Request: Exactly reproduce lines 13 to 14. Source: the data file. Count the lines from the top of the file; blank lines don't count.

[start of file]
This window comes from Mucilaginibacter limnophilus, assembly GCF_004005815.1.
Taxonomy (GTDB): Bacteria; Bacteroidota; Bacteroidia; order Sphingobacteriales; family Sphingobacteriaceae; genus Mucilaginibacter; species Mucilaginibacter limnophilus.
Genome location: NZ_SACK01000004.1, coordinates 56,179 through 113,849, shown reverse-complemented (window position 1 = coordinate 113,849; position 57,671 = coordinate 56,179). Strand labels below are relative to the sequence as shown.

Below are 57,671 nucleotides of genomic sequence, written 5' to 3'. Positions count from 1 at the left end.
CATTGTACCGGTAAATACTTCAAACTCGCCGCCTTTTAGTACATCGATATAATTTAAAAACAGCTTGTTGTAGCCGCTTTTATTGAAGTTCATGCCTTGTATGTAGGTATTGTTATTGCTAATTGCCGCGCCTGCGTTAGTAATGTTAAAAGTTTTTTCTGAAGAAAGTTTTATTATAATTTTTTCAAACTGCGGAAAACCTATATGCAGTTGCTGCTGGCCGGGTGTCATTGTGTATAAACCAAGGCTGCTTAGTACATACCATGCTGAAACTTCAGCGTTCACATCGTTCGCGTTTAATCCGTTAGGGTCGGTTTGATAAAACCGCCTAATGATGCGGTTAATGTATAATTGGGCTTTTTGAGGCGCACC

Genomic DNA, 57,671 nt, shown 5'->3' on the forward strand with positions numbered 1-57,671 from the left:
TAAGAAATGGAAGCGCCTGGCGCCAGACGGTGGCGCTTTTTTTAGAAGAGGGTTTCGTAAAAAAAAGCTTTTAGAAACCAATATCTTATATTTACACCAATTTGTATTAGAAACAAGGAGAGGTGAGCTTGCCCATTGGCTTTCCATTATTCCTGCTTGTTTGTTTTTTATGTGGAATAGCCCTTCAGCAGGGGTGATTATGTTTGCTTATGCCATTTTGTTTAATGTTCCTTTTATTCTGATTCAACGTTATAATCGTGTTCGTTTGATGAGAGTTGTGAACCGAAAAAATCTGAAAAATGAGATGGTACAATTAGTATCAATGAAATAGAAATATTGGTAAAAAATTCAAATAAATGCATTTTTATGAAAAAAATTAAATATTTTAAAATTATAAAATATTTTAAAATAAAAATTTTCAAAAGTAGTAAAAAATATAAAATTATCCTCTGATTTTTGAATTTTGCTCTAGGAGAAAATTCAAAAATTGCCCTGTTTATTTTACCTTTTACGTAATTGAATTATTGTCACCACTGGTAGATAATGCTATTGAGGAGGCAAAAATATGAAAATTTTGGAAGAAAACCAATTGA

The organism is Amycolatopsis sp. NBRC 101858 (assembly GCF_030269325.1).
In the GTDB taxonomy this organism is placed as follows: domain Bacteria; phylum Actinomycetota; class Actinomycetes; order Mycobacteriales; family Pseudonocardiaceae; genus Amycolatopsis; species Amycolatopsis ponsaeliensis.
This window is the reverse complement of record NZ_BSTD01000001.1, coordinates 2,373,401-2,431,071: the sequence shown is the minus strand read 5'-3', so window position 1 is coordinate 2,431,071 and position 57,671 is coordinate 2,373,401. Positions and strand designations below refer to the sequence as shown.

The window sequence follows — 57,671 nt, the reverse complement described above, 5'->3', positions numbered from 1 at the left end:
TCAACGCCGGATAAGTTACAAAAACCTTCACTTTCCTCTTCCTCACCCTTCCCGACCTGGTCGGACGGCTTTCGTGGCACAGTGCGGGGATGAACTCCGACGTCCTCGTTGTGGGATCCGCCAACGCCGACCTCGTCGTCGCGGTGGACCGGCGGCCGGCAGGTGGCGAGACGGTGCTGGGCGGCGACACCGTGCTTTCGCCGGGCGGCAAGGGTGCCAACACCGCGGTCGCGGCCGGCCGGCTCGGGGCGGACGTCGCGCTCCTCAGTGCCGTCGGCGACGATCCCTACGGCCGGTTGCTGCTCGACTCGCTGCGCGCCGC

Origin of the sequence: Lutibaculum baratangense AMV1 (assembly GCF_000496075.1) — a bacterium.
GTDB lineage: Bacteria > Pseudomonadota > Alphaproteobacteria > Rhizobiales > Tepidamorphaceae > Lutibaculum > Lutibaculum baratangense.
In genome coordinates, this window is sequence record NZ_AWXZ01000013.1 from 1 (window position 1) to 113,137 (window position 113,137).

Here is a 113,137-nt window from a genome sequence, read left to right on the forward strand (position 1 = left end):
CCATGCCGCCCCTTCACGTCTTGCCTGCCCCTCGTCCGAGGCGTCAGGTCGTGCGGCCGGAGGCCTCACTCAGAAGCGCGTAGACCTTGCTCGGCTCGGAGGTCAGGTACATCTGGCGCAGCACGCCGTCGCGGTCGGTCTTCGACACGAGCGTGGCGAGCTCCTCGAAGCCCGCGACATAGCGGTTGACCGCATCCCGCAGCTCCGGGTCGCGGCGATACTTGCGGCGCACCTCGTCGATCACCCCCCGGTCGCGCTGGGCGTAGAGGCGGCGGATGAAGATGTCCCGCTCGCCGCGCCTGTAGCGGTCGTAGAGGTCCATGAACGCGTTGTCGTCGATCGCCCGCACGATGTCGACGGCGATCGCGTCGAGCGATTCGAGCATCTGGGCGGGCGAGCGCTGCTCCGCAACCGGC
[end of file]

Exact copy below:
Origin of the sequence: Lutibaculum baratangense AMV1 (assembly GCF_000496075.1) — a bacterium.
GTDB lineage: Bacteria > Pseudomonadota > Alphaproteobacteria > Rhizobiales > Tepidamorphaceae > Lutibaculum > Lutibaculum baratangense.